Squaring the Eurozone’s Vicious Circle

Over the last two years, European policymakers have been working to weaken banks’ grip on their sovereigns, introducing a Europe-wide supervisor and working toward a European resolution mechanism. But stabilizing eurozone financial markets also requires efforts in the other direction: mitigating sovereigns’ power over domestic banks.

SALAMANCA – The eurozone is caught in a diabolical loop, in which weak banking systems harm their sovereigns’ fiscal positions, which in turn compromise the banking system’s stability. But, over the last couple of years, policymakers have focused largely on reducing banks’ impact on their sovereigns – for example, through a Europe-wide supervisory authority and efforts to establish a European resolution mechanism – while ignoring the feedback in the other direction.

Although eurozone sovereign-debt markets have stabilized, the share of sovereign bonds held by domestic banks has increased sharply in the last few months, accounting for more than half of the net increase in debt emissions in some countries. In Spain and Italy, sovereign bonds now account for roughly 10% of banks’ total assets (see graphs below).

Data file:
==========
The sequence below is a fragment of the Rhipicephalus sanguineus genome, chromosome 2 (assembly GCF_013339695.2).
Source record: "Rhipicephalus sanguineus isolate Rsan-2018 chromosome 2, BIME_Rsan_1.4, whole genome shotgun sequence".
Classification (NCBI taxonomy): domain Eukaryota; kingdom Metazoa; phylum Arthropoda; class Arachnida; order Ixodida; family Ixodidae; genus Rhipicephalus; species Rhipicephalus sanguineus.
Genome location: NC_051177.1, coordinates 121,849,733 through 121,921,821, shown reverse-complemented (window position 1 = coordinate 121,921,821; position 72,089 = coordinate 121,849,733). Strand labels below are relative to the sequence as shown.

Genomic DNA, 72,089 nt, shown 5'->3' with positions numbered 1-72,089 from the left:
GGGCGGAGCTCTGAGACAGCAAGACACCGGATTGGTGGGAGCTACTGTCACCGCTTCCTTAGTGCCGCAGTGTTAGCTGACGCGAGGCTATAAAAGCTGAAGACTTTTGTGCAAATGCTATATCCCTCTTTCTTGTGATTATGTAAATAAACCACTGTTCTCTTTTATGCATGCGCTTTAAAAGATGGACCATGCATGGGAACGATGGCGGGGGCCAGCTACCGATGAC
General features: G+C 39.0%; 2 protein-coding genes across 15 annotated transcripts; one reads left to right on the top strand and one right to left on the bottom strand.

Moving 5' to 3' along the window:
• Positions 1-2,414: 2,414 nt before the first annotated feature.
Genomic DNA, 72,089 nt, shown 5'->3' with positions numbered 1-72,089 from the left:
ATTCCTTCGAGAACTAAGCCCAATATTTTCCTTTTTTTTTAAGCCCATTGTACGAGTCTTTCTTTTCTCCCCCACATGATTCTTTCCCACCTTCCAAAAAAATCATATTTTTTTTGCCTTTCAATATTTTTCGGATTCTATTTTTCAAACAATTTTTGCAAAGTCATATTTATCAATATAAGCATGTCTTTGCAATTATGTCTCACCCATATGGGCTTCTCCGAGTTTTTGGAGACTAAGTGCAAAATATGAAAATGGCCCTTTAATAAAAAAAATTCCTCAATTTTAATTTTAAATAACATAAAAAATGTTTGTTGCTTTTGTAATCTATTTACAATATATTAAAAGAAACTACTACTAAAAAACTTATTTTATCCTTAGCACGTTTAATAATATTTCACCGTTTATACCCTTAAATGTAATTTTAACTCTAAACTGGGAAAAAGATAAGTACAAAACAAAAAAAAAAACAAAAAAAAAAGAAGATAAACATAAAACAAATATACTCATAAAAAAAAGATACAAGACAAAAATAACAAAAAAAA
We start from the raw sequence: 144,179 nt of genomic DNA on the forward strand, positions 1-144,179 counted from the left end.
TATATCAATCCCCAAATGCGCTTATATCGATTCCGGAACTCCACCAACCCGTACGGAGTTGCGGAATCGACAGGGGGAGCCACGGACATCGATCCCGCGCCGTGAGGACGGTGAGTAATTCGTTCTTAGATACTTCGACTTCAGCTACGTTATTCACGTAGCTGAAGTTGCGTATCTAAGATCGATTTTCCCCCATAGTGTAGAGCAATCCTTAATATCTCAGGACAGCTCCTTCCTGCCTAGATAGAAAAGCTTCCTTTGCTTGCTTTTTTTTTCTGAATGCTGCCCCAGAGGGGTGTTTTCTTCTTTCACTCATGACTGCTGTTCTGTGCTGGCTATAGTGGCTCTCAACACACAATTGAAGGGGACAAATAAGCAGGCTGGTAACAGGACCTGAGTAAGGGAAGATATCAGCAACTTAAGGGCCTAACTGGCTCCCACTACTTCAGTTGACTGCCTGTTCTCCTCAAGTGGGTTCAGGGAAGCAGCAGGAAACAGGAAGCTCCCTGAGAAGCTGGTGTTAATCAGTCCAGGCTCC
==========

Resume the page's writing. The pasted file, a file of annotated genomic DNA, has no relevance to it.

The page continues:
The risk is that any unexpected challenge faced by a weaker debtor country’s sovereign-bond market – say, Catalonia’s secession referendum, or the renegotiation of the Portuguese and Greek bailouts – will undermine bank solvency, often even more than in previous rounds of the feedback loop. Moreover, even in the absence of a crisis, the sovereign-bond market’s geographical segmentation hampers monetary-policy transmission substantially.

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